The BBC claims that vaccines have reduced mortality by 95%. They state:
But the actual number of people dying would be much lower – a 20th as many as if no-one was vaccinated, according to PHE estimates.
They add the Public Health England (PHE) “estimate” that 27,000 lives have been saved. Politicians, for example the New Health Secretary Sajid Javid, have made similar claims. They assert that vaccines efficacy is proven and that they are known to be safe.
All claims, no matter who makes them, must be supported by evidence.
In this case, when we look at the evidence allegedly “proving” vaccine efficacy and safety, there are many unresolved questions. It seems these claims cannot be trusted. There are reasons for doubt.
The BBC proclamation is based upon the models of the PHE and MRC Biostatistics Unit’s COVID-19 working group (PHE/MRC).
The PHE/MRC have created the PHE/Cambridge real-time pandemic surveillance model. Using this model they claim the vaccination programme has prevented between 6.4 and 7.9 million infections and 26,100 and 28,400 deaths in England alone. The PHE/MRC add:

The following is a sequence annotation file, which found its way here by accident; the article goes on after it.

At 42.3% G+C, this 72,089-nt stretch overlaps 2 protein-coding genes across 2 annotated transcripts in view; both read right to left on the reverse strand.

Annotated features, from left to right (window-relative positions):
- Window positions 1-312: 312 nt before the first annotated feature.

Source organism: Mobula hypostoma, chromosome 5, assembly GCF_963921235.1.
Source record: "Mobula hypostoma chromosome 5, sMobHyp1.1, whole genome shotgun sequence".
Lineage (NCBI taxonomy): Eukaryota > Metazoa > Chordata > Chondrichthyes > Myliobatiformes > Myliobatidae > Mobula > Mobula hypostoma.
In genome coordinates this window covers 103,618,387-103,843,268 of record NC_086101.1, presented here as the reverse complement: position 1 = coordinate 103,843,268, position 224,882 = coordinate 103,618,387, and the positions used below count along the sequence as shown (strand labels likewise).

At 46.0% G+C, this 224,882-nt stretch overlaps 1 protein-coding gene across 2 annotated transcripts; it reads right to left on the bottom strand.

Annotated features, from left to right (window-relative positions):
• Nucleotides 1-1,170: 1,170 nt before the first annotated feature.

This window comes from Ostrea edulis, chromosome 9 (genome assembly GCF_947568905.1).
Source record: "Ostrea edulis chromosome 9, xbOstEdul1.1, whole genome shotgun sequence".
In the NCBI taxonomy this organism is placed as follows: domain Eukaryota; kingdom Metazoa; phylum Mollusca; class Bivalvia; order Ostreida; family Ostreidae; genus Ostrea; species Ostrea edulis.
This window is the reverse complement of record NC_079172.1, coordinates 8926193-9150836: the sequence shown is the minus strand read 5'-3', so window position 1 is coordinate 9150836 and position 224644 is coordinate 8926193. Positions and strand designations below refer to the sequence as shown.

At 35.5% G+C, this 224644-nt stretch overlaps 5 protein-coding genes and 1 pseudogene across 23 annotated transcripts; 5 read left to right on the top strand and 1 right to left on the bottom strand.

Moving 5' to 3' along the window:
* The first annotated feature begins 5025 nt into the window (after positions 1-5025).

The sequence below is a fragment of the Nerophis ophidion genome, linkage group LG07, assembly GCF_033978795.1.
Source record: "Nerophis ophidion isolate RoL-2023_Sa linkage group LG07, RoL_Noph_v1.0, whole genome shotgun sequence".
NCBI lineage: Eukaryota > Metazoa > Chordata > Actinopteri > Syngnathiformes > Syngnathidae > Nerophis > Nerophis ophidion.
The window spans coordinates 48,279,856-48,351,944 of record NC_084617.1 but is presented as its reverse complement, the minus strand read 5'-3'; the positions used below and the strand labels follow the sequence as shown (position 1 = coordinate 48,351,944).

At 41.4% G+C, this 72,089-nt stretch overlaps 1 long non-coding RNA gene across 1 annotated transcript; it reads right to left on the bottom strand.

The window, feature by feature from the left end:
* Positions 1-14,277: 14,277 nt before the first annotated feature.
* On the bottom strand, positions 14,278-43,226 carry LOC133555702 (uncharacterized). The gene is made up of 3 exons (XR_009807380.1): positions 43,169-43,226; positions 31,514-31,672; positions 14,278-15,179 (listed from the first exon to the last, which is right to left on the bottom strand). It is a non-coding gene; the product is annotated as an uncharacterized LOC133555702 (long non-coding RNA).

The total was calculated by comparing the estimated impact of vaccination on infection and mortality against a worst-case scenario where no vaccines were in place to reduce infections and mortality.. Vaccination rates in the model are based on the actual number of doses administered, and the vaccine is assumed to reduce susceptibility to COVID-19 as well as mortality once infected.
This is an estimate, based upon assumptions, compared to a model of a worst case scenario. So the question is, what are the assumptions informing the “worst case scenario” and the subsequent claims about lives saved? Are these assumptions reliable and is there clear clinical evidence to substantiate them?